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What Are The Negative Health Consequences Of Being Obese?

Last updated July 12, 2016

Approved by: Maulik P. Purohit MD MPH

Tony Alter

Obesity, morbid obesity, and being chronically overweight can have a negative impact on your health. Unfortunately, these conditions can cause long-term suffering for individuals and families.


Obesity is defined in Body Mass Index (BMI) term as any value over 30 and this translates into an individual being 20% or more than the normal weight. The BMI chart indicates the appropriate percentage of body fat an individual should possess. Obesity, morbid obesity, and being chronically overweight puts one at risk for various diseases and disorders. This includes hypertension, diabetes, cancer, arthritis, metabolic syndrome, respiratory disorders, apnea, and heart disease, to name a few. A 2011-12 report published in The Journal of American Medical Association (JAMA) on the prevalence of childhood and adult obesity in the US states that nearly 35% of adults (20 years and over) and 17% of children and teenagers (age group 2-19 years) were obese. 

The Centers for Disease Control and Prevention (CDC) informs that obesity is one of the leading causes of preventable death in America. Obese children are more likely to develop into overweight or obese adults and develop diabetes and heart disease early in their life. The National Heart, Lung, and Blood Institute (NHLBI) in cooperation with The National Institute of Diabetes and Digestive and Kidney Diseases (NIDDK) in their Obesity Education Initiative report inform that overweight and obese individuals are at risk for many diseases and health conditions. These complications and effects of obesity may cause the following health problems:

  • Heart and vascular system related: Coronary heart disease, high blood pressure (hypertension), and stroke
  • Cancers: Breast cancer, colorectal cancer, and endometrial cancer
  • Bone and joint related: Osteoarthritis, gout, and rheumatoid arthritis
  • Reproductive system related: Infertility, irregular, or abnormal periods
  • Metabolism related: Type 2 diabetes and dyslipidemia (abnormal amounts of fat in blood)
  • Non-alcoholic fatty liver disease and gallbladder disease
  • Sleep apnea and other respiratory illnesses

Studies indicate that many comorbid conditions can be present in obese individuals, which may require complex healthcare treatment and also increase the risk for mortality. Thus, obese individuals with type 2 diabetes are highly vulnerable to health risks such as kidney and eye disorders, cardiovascular diseases, and stroke.

The key risk factor for obesity is mostly attributable to one’s lifestyle choices. This includes a lack of physical activity, poor food and dietary preferences, and even stress, which is termed as a contributory risk factor. Apart from being associated with a higher incidence for many health conditions, the number of obesity-related deaths from leading killers, such as cardiovascular disease, stroke, certain cancer types, and diabetes, nearly equal to (or may even surpass) that of deaths from tobacco smoke and tobacco abuse (per Gastroenterology and Hepatology journal report). Besides, the medical and healthcare costs arising out of obesity-related health conditions, along with the indirect costs of lost productivity and absenteeism, amount to nearly $150 billion annually (per Centers for Disease Control and Prevention, 2008).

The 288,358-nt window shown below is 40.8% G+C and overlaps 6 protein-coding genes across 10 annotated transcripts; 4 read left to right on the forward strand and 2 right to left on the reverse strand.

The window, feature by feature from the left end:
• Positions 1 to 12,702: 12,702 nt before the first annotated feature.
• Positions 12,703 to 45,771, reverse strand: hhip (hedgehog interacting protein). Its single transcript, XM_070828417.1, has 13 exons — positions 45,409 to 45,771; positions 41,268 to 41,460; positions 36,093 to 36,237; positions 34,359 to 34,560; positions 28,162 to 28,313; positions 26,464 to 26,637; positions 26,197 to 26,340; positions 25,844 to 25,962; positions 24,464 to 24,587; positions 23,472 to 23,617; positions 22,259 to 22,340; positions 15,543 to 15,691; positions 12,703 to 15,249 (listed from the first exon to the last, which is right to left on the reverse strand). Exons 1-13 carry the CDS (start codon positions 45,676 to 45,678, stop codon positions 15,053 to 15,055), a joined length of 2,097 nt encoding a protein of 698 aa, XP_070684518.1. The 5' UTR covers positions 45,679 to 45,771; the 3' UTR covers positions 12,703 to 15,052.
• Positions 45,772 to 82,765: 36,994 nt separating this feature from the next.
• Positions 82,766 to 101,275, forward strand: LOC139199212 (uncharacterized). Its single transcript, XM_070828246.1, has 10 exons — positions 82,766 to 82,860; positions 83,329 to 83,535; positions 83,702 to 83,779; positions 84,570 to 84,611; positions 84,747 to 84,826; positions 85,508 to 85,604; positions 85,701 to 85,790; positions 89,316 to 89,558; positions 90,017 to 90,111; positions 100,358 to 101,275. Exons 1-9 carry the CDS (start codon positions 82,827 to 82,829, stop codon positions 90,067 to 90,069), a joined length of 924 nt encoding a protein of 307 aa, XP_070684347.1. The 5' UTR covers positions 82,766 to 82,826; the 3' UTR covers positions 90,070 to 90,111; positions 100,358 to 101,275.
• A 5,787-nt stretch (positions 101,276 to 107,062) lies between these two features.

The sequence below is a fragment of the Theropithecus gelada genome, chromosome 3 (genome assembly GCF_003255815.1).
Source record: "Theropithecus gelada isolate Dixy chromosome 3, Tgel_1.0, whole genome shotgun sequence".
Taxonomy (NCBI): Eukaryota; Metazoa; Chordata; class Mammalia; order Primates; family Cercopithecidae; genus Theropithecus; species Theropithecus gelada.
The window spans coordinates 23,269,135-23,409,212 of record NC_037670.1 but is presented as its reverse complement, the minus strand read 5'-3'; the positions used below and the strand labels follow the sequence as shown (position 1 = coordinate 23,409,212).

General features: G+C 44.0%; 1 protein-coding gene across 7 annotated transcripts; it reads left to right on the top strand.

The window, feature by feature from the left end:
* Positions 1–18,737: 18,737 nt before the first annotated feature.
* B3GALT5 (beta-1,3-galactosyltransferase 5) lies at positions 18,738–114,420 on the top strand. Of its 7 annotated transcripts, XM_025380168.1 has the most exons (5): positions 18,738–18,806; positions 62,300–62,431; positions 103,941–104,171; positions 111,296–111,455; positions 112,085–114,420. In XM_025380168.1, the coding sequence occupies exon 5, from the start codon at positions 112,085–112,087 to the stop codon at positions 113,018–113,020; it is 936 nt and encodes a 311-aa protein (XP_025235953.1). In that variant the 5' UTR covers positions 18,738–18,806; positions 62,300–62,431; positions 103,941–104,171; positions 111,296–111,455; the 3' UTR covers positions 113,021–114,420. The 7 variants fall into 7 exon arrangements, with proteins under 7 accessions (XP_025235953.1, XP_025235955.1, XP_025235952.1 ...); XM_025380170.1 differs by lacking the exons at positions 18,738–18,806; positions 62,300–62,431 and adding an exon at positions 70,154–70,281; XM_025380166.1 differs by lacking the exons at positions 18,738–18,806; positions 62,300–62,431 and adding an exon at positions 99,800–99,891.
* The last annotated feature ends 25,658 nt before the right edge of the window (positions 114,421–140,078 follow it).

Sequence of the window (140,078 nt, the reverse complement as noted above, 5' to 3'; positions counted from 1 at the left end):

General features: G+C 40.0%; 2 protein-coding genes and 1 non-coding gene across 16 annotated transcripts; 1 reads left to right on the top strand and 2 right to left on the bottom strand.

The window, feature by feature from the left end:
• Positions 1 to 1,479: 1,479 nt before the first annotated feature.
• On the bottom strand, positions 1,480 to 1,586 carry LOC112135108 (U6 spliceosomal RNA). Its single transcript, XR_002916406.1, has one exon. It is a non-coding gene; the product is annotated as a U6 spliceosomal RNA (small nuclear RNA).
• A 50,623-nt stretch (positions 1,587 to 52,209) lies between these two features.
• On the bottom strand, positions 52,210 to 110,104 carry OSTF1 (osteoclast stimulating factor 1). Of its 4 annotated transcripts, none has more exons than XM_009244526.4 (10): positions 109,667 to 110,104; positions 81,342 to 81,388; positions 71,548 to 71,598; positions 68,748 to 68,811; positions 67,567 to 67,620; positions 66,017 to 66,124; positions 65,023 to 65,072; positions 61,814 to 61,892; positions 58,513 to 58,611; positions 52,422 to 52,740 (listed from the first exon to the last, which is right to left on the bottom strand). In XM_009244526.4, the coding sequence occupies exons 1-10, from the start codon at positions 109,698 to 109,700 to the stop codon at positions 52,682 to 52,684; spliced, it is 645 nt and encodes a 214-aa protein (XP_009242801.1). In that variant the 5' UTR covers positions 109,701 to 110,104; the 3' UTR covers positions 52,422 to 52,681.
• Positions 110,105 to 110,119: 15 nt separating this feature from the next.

References:

Ogden CL, Carroll MD, Kit BK, Flegal KM. Prevalence of Childhood and Adult Obesity in the United States, 2011-2012. JAMA. 2014;311(8):806-814. doi:10.1001/jama.2014.732.

Office of the Surgeon General (US). The Surgeon General's Vision for a Healthy and Fit Nation. Rockville (MD): Office of the Surgeon General (US); 2010. Background on Obesity. Available from: http://www.ncbi.nlm.nih.gov/books/NBK44656/

NIH, NHLBI Obesity Education Initiative. Clinical Guidelines on the Identification, Evaluation, and Treatment of Overweight and Obesity in Adults. Available online: http://www.nhlbi.nih.gov/guidelines/obesity/ob_gdlns.pdf

Hurt, R. T., Kulisek, C., Buchanan, L. A., & McClave, S. A. (2010). The Obesity Epidemic: Challenges, Health Initiatives, and Implications for Gastroenterologists. Gastroenterology & Hepatology, 6(12), 780–792.

http://www.cdc.gov/obesity/data/adult.html (accessed on 07/01/2015)

http://www.ncbi.nlm.nih.gov/pmc/articles/PMC3033553/ (accessed on 07/01/2015)

http://jama.jamanetwork.com/article.aspx?articleid=1832542 (accessed on 07/01/2015)

Helpful Peer-Reviewed Medical Articles:

Finkelstein, E. A., Ruhm, C. J., & Kosa, K. M. (2005). Economic causes and consequences of obesity. Annu. Rev. Public Health, 26, 239-257.

Reilly, J. J., Methven, E., McDowell, Z. C., Hacking, B., Alexander, D., Stewart, L., & Kelnar, C. J. (2003). Health consequences of obesity.Archives of disease in childhood, 88(9), 748-752.

Bray, G. A. (2004). Medical consequences of obesity. The Journal of Clinical Endocrinology & Metabolism, 89(6), 2583-2589.

Daniels, S. R. (2006). The consequences of childhood overweight and obesity. The future of children, 47-67.

Wyatt, S. B., Winters, K. P., & Dubbert, P. M. (2006). Overweight and obesity: prevalence, consequences, and causes of a growing public health problem. The American journal of the medical sciences, 331(4), 166-174.

Després, J. P. (2001). Health consequences of visceral obesity. Annals of medicine, 33(8), 534-541.

Reviewed and Approved by a member of the DoveMed Editorial Board
First uploaded: July 12, 2016
Last updated: July 12, 2016